However, when her mother, grandmother and mentor all passed away within a span of a few years, Clark put all of her works into New York City storage, retreated to Holly Springs to the guise of mild-mannered spinster, and against the protests of her New York friends, never painted again. It would be decades before the residents of Holly Springs would even learn of Clark’s luminous talent, thanks to a surprising bequest in her will, for her very own museum to display her works.

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That kind of conflicted modesty would have been inconceivable to Colonel William C. Falkner, lawyer, planter, politician and best-selling novelist whose White Rose of Memphis helped finance Falkner’s other creation, the Ripley Railroad. The plotline of White Rose, a murder mystery set on the steamboat of that same name, could hardly rival the drama of the real life of the Colonel, who fought in two wars, who gained and lost his Civil War command through his hard-charging leadership, who claimed to have killed two men in self defense, and whose own life ended when he was gunned down on the street by his former business partner.

Falkner’s life and fiction might have become the stuff of merely local lore had it not been for a highly select audience of one, a grandson born seven years after the Colonel’s death, a child who would eventually become one of the world’s greatest novelists.

1920s and 30s: Shattering high notes.

The first Oxford resident to make his mark in American letters was the critic and novelist Stark Young, who after graduating Ole Miss headed first to Texas where he founded Texas Review and then to New York City where he became a critic for the New Republic.  In 1930 he made his stand as one of the 12 Southern Agrarians, a seminal group that included the poet Robert Penn Warren.  Young’s 1932 epic novel of the antebellum South, So Red the Rose, was a national bestseller that set the stage for the adventures of Rhett and Scarlett later in the decade.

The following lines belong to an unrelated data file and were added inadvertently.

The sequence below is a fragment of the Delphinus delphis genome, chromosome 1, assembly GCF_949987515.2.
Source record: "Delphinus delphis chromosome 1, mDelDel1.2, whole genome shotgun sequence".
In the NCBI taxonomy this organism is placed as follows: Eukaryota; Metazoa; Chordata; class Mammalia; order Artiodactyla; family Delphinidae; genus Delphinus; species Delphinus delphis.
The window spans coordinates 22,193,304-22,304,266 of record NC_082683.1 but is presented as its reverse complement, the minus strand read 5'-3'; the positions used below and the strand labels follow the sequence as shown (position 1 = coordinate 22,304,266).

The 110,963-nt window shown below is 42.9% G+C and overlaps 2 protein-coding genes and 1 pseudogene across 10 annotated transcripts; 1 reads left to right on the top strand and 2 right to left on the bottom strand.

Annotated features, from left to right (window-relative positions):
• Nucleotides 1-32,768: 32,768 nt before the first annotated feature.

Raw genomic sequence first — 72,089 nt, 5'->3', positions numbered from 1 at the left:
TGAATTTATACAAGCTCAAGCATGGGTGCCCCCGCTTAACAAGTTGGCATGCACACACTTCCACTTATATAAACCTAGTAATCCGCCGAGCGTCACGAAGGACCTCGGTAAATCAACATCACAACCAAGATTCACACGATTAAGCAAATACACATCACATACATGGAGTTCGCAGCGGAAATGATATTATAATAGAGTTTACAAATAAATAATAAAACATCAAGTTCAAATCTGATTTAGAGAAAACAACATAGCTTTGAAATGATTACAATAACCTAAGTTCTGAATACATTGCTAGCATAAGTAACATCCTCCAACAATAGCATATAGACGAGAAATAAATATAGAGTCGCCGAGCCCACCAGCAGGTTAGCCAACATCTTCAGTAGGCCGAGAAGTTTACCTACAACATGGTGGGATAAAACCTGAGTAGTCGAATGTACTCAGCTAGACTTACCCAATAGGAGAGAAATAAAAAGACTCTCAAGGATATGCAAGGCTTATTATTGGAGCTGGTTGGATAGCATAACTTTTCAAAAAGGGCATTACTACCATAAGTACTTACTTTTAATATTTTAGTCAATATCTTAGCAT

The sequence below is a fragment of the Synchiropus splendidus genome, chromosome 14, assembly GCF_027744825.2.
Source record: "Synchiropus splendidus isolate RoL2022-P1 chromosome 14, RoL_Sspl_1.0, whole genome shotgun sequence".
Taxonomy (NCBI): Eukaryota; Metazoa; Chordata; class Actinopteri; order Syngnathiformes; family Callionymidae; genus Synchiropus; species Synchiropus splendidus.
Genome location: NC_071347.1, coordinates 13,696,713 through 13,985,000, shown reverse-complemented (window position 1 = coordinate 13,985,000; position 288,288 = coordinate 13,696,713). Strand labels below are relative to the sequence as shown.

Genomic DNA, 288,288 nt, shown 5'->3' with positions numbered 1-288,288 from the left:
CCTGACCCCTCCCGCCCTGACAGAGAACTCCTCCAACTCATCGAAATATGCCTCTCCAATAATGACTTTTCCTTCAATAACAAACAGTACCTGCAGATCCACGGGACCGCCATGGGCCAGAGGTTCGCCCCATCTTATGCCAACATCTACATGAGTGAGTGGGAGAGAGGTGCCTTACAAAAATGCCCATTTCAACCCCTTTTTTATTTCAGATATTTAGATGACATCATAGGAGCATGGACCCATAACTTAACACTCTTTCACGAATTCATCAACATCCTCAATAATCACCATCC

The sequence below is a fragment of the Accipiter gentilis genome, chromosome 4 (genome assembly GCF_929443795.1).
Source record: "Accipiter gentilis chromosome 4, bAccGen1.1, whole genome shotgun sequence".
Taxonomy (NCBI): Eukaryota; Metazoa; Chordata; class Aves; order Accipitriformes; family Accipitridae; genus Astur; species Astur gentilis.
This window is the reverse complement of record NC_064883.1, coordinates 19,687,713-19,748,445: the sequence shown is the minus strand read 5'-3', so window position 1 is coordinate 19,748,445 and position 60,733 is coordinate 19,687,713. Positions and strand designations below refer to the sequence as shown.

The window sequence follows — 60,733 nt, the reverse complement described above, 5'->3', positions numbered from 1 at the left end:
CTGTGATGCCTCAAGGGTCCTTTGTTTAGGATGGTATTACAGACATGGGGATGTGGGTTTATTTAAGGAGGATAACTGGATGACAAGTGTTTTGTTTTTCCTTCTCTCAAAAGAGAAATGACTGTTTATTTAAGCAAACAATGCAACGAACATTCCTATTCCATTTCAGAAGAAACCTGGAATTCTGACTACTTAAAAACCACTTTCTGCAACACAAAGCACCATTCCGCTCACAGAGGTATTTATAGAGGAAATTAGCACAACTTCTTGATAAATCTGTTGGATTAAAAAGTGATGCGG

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Yet even as Young was wading through high cotton and hoop skirts, his friend and fellow Oxford resident William Faulkner was busy dismantling forever the way novels would be read and written.  Faulkner began his career in the 1920s in a small room in the upstairs corner of his parents’ home, using corn liquor as a sometime companion as he tackled the myths and legends of family, region and man.  By the early ’30s he had married, bought a home, a dilapidated mansion he christened Rowan Oak, and had already published Sartoris, The Sound and the Fury, As I Lay Dying and Sanctuary, with even more to come.

The twenties and thirties saw other Hills artists achieve big breakthroughs.  After traveling the country working at everything from busking to minstrel and medicine shows, DeSoto County guitar greats Joe Callicot, Garfield Akers, Frank Stokes and Elijah Avery finally began their Memphis recording careers in the 1920s, Stokes as part of the Beale Street Sheiks, Avery as part of Gus Cannon’s Jug Stompers.

08a5dbeda246094be00a87cb6cdd18e2-150x150It wasn’t a traveling musician, but rather a traveling salesman who became the subject of Eudora Welty’s breakthrough:  after attending Mississippi State College for Women (now the Mississippi University for Women) in the 20s, she published her first short story, “The Death of a Traveling Salesman” in 1936.  That same year, Juilliard-trained singer Ruby Elzy made her concert debut with George Gershwin and the New York Philharmonic Orchestra, having already wowed critics and audiences alike with her performance as Serena in the opera Porgy and Bess. Born in Pontotoc and “discovered” while a student at Rust College, Elzy still found time to come back home to sing in church in between performances at the White House, in movies and on radio.  She was about to make her debut as Aida when she died in 1943 at age 35.